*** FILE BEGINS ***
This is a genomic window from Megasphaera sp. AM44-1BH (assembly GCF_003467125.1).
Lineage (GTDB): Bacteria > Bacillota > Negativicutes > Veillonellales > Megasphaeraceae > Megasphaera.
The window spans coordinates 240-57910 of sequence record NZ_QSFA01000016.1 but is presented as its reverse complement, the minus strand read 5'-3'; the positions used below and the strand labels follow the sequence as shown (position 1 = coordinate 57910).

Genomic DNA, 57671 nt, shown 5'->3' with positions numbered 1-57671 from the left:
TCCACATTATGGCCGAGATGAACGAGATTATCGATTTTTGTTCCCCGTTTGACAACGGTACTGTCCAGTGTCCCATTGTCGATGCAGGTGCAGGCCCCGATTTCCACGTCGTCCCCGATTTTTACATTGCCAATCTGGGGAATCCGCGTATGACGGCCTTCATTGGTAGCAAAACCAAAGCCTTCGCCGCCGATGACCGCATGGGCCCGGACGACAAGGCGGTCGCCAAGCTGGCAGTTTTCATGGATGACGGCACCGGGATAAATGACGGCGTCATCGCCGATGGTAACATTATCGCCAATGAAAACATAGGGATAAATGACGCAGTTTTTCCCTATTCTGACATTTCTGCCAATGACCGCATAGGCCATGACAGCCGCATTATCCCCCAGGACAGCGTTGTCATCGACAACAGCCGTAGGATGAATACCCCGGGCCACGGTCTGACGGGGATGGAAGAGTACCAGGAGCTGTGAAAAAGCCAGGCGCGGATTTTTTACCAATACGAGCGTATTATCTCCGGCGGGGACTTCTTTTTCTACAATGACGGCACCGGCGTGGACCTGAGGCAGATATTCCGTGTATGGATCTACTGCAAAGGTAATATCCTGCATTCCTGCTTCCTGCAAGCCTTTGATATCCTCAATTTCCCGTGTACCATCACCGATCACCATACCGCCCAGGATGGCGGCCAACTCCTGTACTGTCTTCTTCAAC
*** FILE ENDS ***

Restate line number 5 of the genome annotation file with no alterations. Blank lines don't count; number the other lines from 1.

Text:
TCCACATTATGGCCGAGATGAACGAGATTATCGATTTTTGTTCCCCGTTTGACAACGGTACTGTCCAGTGTCCCATTGTCGATGCAGGTGCAGGCCCCGATTTCCACGTCGTCCCCGATTTTTACATTGCCAATCTGGGGAATCCGCGTATGACGGCCTTCATTGGTAGCAAAACCAAAGCCTTCGCCGCCGATGACCGCATGGGCCCGGACGACAAGGCGGTCGCCAAGCTGGCAGTTTTCATGGATGACGGCACCGGGATAAATGACGGCGTCATCGCCGATGGTAACATTATCGCCAATGAAAACATAGGGATAAATGACGCAGTTTTTCCCTATTCTGACATTTCTGCCAATGACCGCATAGGCCATGACAGCCGCATTATCCCCCAGGACAGCGTTGTCATCGACAACAGCCGTAGGATGAATACCCCGGGCCACGGTCTGACGGGGATGGAAGAGTACCAGGAGCTGTGAAAAAGCCAGGCGCGGATTTTTTACCAATACGAGCGTATTATCTCCGGCGGGGACTTCTTTTTCTACAATGACGGCACCGGCGTGGACCTGAGGCAGATATTCCGTGTATGGATCTACTGCAAAGGTAATATCCTGCATTCCTGCTTCCTGCAAGCCTTTGATATCCTCAATTTCCCGTGTACCATCACCGATCACCATACCGCCCAGGATGGCGGCCAACTCCTGTACTGTCTTCTTCAAC